Will Changes to Five-Star Rating System Bring Improvement?
As of 2014, there were 15,800 nursing home facilities caring for approximately 1.4 million residents in the United States, according to the Centers for Medicare and Medicaid Services (CMS).
Of the entire U.S. population, 0.9% age 65-74, 3.2% age 75-84 and 11.2% over the age of 85 reside in nursing facilities, according to the U.S. Census Bureau. As the 76.4 million baby boomers continue to age, those percentages will only increase.
When deciding on a nursing home, how do you choose the best one?
In 2009, CMS created the Five-Star Quality Rating System for nursing homes. This system was intended to ease the long-term care decision making for patients, their families and their caregivers.
The five-star rating system measures an overall quality rating, as well as three individual areas including:
- Health Inspections: conducted by the state health department and consisting of information from the last three years of on-site inspections and surveys.
- Staffing: self-reported data measuring the level of facility staff.
- Quality Measures (QM): self-reported physical and clinical patient assessments compared to fixed levels.
While the mentality was appropriate, the system was not without its flaws. Many are weary of the heavy reliance on self-reporting, in fear that the results are ultimately overstated and may omit negative information.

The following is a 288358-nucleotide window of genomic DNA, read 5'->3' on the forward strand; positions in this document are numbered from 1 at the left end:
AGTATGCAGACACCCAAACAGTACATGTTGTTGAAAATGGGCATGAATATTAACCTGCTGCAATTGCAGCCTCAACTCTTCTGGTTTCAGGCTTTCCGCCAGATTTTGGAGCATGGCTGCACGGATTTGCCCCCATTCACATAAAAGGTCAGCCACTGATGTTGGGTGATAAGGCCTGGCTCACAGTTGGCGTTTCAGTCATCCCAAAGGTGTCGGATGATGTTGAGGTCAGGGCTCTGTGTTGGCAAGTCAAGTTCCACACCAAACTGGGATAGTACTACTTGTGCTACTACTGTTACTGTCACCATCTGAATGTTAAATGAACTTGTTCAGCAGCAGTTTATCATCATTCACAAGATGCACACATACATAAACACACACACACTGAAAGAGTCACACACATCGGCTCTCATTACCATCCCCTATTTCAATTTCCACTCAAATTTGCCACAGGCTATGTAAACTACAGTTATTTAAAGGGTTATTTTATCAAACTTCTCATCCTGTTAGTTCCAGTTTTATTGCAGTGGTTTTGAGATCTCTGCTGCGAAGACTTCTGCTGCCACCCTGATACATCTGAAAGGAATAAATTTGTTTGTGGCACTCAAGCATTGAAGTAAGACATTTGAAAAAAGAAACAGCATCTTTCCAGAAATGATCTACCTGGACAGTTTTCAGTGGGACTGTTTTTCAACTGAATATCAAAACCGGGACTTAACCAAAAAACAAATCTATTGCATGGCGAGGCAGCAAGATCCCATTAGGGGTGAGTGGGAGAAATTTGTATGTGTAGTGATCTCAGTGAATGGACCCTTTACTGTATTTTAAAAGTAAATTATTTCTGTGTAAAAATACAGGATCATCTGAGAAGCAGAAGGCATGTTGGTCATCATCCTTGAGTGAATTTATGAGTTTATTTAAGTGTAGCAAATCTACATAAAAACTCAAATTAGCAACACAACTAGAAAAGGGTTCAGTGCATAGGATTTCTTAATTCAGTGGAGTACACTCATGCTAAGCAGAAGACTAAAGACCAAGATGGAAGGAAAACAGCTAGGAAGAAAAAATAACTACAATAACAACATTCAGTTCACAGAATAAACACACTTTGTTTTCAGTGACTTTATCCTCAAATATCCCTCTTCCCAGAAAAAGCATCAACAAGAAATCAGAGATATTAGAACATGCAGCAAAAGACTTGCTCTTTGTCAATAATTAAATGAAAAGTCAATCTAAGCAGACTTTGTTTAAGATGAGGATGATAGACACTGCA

Improving the Five-Star Rating System
In its latest attempt to enhance the five-star rating system, CMS established additional guidelines that were initiated January 2015:
- National Survey Inspections: conducted by CMS and state, this will confirm the reported level of performance on patient assessment and quality measure claims.
- Staffing Payroll Monitoring: quarterly reports will confirm the reported staffing levels and hours of care patient care are accurate and up to standards. The amount of staff turnover at the facility will also be taken into account.
- Quality Scoring: data that has been verified by outside sources will be relied on more heavily that self-reported data from facilities.
- Additional Quality Measures: the first QM addition takes into account the amount of antipsychotic drug use at the facility.
- Timely and Accurate Inspections: CMS is increasing requirements on the timeliness and accuracy of inspecting nursing homes, which will be taken into account.
There’s also a strong push for the extended use of technology in post-acute care facilities. In 2010 a bill was passed requiring nursing home data to be submitted electronically, yet many facilities still submitted their data via a printed form. Technology has become such a high priority that in October 2014, President Obama signed the Impact Act, putting $11 million in funding towards electronic collection systems. The bill also requires inspection of hospice facilities at least once every three years.
In 2009, at the start of the five-star rating system, 37% of nursing homes received 4-5 star ratings. By 2013, that number grew to nearly 50%. But, the real question is: will these new five-star quality measures force facilities to improve the quality of care and more accurately report information?
Between the added regulations and the push for advanced technology, many facilities could be left at risk. Regulations are put in place to identify areas of weakness and hold facilities accountable. While regulations are also meant to encourage improvement, a line needs to be drawn when, as facilities consistently operating at substandard levels should not be providing care.
Don’t fall behind on the changing standards—put General Medicine, The Post-Hospitalist Company’s team of professionals to work at your facility. Contact us today and together we’ll continue improving the quality of care for all.
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